Someday is Today
By: Alex Napier
October 3, 2017 – Leukemia and Lymphoma are two of the most commonly diagnosed forms of cancer in the United States and are both classified as blood cancers. While no diagnosis of cancer is hopeful or bright, there is a light at the end of the tunnel, and that light is the people, projects, and investments of the Leukemia and Lymphoma Society.
The Leukemia & Lymphoma Society
The Leukemia & Lymphoma Society (LLS) is the largest voluntary, non-profit, health organization dedicated to funding research, finding cures, and ensuring access to treatments for blood cancer patients world-wide. Founded in 1949 by the de Villiers’ family after the loss of their teenage son to leukemia, the LLS has existed with the mission to cure leukemia, lymphoma, Hodgkin’s disease and myeloma, and improve the quality of the lives of patients and families affected by those diseases. The LLS provides funding for research focused on finding cures for blood cancers and to try and bridge the gap between discoveries in the field and the development of drugs. The LLS also provides the leading source for free access to information, education, and support for patients, survivors, their families and healthcare professionals in the field while also advocating for patient freedom and ease of access to the medical treatments and services they need to live longer, healthier, and happier lives.
What exactly are they fighting?
- Leukemia is a form of blood cancer that originates in the cells of bone marrow. One marrow cell will mutate and become a leukemia cell and over time these new leukemia cells will begin to crowd out and stop the development of normal marrow cells, they will then begin to spread into the surrounding blood cells through the same process.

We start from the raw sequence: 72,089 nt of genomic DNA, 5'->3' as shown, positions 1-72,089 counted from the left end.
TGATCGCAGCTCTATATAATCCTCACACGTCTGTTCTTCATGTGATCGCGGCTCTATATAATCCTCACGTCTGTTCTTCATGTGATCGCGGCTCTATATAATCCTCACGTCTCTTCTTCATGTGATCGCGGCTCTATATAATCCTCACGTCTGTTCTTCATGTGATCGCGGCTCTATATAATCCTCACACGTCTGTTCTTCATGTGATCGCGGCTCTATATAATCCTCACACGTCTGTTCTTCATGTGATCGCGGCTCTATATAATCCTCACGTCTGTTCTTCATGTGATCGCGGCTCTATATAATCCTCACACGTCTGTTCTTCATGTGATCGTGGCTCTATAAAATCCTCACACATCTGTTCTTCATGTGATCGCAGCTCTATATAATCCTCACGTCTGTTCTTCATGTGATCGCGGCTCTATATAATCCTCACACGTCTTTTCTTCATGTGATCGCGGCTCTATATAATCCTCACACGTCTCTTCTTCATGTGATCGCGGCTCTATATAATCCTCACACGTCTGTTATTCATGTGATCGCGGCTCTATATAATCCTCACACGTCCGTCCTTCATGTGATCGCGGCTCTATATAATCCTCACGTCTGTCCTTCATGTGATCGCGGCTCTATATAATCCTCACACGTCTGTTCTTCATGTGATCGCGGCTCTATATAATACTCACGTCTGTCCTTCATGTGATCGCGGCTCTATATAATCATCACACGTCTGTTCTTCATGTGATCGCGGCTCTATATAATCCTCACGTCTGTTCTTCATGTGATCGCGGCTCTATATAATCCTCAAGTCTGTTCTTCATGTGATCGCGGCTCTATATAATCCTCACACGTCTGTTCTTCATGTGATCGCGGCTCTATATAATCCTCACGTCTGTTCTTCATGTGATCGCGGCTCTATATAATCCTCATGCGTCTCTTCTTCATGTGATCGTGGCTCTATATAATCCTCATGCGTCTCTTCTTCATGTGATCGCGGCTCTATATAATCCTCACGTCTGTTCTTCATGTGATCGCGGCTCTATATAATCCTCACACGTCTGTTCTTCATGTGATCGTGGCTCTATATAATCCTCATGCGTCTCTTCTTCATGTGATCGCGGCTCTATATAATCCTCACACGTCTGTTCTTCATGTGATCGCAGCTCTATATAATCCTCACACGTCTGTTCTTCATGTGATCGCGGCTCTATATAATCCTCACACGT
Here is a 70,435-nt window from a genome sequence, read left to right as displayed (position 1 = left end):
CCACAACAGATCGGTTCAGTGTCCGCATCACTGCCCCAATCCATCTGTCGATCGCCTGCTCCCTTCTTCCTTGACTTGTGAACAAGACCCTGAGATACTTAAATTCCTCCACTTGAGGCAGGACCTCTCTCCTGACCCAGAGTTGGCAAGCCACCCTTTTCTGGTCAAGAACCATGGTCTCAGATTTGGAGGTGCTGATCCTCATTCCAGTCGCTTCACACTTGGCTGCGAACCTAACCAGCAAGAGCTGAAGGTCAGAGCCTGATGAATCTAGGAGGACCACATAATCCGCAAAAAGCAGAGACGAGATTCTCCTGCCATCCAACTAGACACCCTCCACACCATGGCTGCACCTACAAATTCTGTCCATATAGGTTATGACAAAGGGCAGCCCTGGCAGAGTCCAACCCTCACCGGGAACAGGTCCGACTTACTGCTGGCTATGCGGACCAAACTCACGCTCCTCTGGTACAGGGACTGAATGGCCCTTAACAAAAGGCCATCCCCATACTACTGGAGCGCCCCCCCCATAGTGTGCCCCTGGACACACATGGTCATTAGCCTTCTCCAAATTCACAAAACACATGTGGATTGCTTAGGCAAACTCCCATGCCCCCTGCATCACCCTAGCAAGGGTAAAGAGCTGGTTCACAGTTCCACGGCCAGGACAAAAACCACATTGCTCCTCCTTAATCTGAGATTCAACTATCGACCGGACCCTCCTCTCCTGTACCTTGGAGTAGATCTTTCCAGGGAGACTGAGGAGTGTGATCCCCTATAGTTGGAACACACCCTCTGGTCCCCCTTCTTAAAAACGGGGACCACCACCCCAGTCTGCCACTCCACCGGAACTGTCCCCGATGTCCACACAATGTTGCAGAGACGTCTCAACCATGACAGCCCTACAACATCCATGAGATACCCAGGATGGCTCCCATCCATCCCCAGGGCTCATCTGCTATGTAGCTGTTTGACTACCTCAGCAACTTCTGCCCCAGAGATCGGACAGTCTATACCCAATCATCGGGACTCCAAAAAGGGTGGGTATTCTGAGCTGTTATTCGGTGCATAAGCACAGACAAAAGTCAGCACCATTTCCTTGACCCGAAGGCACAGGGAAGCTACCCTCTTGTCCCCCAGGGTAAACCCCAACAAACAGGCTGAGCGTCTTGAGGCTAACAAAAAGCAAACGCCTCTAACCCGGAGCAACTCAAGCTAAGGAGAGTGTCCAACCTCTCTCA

- There are currently 9 specific forms of Leukemia, with the four most common being Acute myeloid leukemia (AML), Chronic myeloid leukemia (CML), Acute lymphocytic leukemia (ALL), and Chronic lymphocytic leukemia (CLL).
- After diagnosis and treatment patients are many times able to live many good, quality years.
- Lymphoma actually refers to a group of blood cancers that develop within the lymphatic system and it is found in two main forms, Hodgkin Lymphoma and Non-Hodgkin Lymphoma.
- Hodgkin Lymphoma:
- This form of lymphoma is characterized by the presence of Reed-Sternberg cells, large cancerous cells found within the lymphoma’s tissues.
- Individuals aged 60+ and men are at an increased risk.
- Hodgkin Lymphoma is one of the most curable forms of cancer.
- Non-Hodgkin Lymphoma (NHL):
- This form of lymphoma represents the other diverse forms of lymphoma disease that do not possess the formation of Reed-Sternberg cells in their tissues.
- Younger adults, 20-30 years old, and men 55+ are at an increased risk.
- Can either be indolent (slow-forming) or aggressive (fast-forming). Some patients with fast-growing NHL can be cured, and those with slow-growing NHL treatments may be able to keep the disease in check for years.
How can you help?
While great strides have been made in research, treatments, cures and care throughout the years, this can only continue with your support. Consider donating to the LLS through IBTX’s fundraising project (through October 31st) to raise $25,000 for the LLS’s upcoming “Light the Night” walk, or feel free to help by participating in the “Light the Night” walk. Your money will be invested wisely; in 2016, the LLS was able to invest $49.3 million in research, support 268 research projects, sponsor conferences around the country and produce educational materials. In 2017, the LLS has already invested $40.3 million in research alone, and your continued donations will provide financial assistance for patients, co-pay programs, further research, and continuing education.
Information and Statistics for this Blog were taken from:
- The Official Site of the Leukemia & Lymphoma Society: http://www.lls.org/
- The Official Site of the Cancer Treatment Centers of America: http://www.cancercenter.com/
- The Official Site of the National Cancer Institute: https://www.cancer.gov/types/common-cancers#1